what is wine...

Wine is an alcoholic beverage made from fermented grape juice. However any fruits, flowers or grains can be used to make wine; but not all can be brewed into a good wine.

How to make wine

The main ingredients needed for making wine are water, sugar (contained within the grapes) and yeast.

The Process

Stage 1: Crushing

First remove all the stems from the grapes. Then crush them to release all the juices.

Stage 2: Pressing

The juice is then separated from the grape skins and pips by using a presser. Care must be taken to avoid crushing the pips as they may cause your wine to acquire a bitter taste.

The pressed juice is known as ‘must’. If you wish to produce red wine then it is essential the red grape skin remain with the must during fermentation so its pigments can be extracted.

Stage 3: Settling

The must is transferred to a settling vessel where any remaining sediments are given time to sink to the bottom of the vessel. There are enzymes available, which can be used to speed up this process.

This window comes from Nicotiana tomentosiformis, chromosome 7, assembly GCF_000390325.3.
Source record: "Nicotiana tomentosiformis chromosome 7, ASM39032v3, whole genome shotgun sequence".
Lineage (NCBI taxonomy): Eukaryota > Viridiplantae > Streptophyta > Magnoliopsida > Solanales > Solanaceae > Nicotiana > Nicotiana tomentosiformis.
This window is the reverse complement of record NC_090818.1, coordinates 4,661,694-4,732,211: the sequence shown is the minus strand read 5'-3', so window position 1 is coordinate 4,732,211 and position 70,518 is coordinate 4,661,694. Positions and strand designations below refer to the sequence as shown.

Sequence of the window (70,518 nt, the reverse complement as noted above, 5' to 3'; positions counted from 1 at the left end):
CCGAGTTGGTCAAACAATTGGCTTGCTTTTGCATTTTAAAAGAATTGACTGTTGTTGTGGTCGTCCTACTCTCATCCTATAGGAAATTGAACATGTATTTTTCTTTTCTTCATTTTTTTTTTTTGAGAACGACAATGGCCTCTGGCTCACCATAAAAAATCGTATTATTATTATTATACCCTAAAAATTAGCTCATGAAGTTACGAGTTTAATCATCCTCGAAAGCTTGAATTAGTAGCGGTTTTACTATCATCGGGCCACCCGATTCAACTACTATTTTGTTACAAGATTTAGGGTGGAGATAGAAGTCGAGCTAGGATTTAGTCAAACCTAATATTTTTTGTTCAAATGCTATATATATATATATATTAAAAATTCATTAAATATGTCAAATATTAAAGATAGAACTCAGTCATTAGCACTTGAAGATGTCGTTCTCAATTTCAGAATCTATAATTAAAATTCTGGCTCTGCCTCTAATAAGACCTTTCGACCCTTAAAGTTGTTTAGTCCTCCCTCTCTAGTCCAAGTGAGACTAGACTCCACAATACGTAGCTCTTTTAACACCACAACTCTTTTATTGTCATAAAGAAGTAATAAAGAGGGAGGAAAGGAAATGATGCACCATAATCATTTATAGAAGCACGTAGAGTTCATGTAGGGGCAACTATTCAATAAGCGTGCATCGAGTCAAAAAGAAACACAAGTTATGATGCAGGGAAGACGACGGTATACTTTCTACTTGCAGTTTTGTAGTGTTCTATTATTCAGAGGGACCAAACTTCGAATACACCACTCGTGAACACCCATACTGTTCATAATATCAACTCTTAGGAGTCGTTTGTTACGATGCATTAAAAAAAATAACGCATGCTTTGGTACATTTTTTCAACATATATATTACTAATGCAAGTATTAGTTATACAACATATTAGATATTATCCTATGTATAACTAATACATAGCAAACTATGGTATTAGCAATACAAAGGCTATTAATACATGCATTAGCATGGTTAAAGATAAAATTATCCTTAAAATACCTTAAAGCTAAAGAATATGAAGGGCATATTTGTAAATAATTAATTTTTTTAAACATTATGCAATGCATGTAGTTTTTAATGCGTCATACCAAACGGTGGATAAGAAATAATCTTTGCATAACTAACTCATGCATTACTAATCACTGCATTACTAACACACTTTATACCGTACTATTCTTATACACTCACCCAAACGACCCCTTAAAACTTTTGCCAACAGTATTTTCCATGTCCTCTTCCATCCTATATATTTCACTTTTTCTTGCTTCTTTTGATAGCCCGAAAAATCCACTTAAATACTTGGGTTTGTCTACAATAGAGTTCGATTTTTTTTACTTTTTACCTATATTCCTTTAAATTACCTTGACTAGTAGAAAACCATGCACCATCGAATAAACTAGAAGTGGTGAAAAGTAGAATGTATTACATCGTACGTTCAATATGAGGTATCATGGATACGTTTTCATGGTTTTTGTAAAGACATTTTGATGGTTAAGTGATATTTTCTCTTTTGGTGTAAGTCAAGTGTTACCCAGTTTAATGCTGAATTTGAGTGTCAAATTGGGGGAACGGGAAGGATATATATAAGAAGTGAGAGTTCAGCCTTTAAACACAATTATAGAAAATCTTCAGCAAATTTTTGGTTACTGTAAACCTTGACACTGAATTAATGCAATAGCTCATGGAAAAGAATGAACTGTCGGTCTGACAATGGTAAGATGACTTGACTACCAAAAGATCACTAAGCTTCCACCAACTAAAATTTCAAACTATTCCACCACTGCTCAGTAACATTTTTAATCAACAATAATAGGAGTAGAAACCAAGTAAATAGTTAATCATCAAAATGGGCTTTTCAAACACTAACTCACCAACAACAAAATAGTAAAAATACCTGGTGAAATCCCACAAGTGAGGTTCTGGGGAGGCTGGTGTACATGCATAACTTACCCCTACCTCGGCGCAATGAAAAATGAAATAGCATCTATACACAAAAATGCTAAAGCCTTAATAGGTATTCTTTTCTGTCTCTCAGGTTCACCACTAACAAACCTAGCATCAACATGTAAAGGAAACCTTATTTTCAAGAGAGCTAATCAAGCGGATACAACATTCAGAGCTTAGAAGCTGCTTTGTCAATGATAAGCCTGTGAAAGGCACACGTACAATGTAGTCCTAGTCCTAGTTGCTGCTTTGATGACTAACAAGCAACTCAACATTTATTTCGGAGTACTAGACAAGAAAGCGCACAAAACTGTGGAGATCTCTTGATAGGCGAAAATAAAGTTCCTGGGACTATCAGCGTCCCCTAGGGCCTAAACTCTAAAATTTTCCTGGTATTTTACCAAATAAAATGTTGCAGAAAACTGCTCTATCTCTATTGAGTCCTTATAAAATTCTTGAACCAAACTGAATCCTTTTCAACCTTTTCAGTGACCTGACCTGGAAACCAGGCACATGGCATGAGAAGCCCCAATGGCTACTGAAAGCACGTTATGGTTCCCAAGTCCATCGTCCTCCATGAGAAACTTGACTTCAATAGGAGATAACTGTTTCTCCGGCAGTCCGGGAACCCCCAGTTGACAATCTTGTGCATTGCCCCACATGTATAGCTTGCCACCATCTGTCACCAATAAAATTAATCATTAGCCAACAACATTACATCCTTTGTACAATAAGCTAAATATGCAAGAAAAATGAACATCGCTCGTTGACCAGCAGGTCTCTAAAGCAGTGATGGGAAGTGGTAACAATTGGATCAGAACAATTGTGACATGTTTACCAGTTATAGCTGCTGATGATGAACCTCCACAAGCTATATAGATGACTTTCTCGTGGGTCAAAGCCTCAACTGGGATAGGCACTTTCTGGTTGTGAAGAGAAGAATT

This stage is not essential to making wine but by including it you will enhance the quality of your final product.

Stage 4: Fermentation

The clear must is transferred to a fermentation vessel along with some sugar (optional) and the desired yeast.

The sugar contained in the must will react with the yeast during fermentation to produce alcohol and carbon dioxide gas.

glucose  +  yeast -> alcohol + carbon dioxide

The reaction takes between 3-5 days to complete and operates at temperatures between 20°C-28°C.

Stage 5: Racking

The wine is siphoned off into a barrel leaving behind the sediments known as ‘lees’. Secondary malolactic fermentation may follow at this stage, reducing the sharp tasting malolactic acid to that of milder lactic acid.

Stage 6: Clearing

The wine is now left at a low temperature (around 16°C) to clear. Given time the wine will reduce its cloudy appearance. Filtering it or using a fining agent can speed up the process.

Stage 7: Bottling

Siphon the wine into bottles and seal them with either plastic or cork corks. Store the bottles laying flat at a low temperature (around 13°C) where they will continue to mature.

Red wine takes longer to mature than white wine. Nonetheless the longer you can resist the temptation to drink the wine the greater will be your reward when you come to drinking it!

How much sugar you add depends on how sweet you want your wine to taste and what type of fruit you use.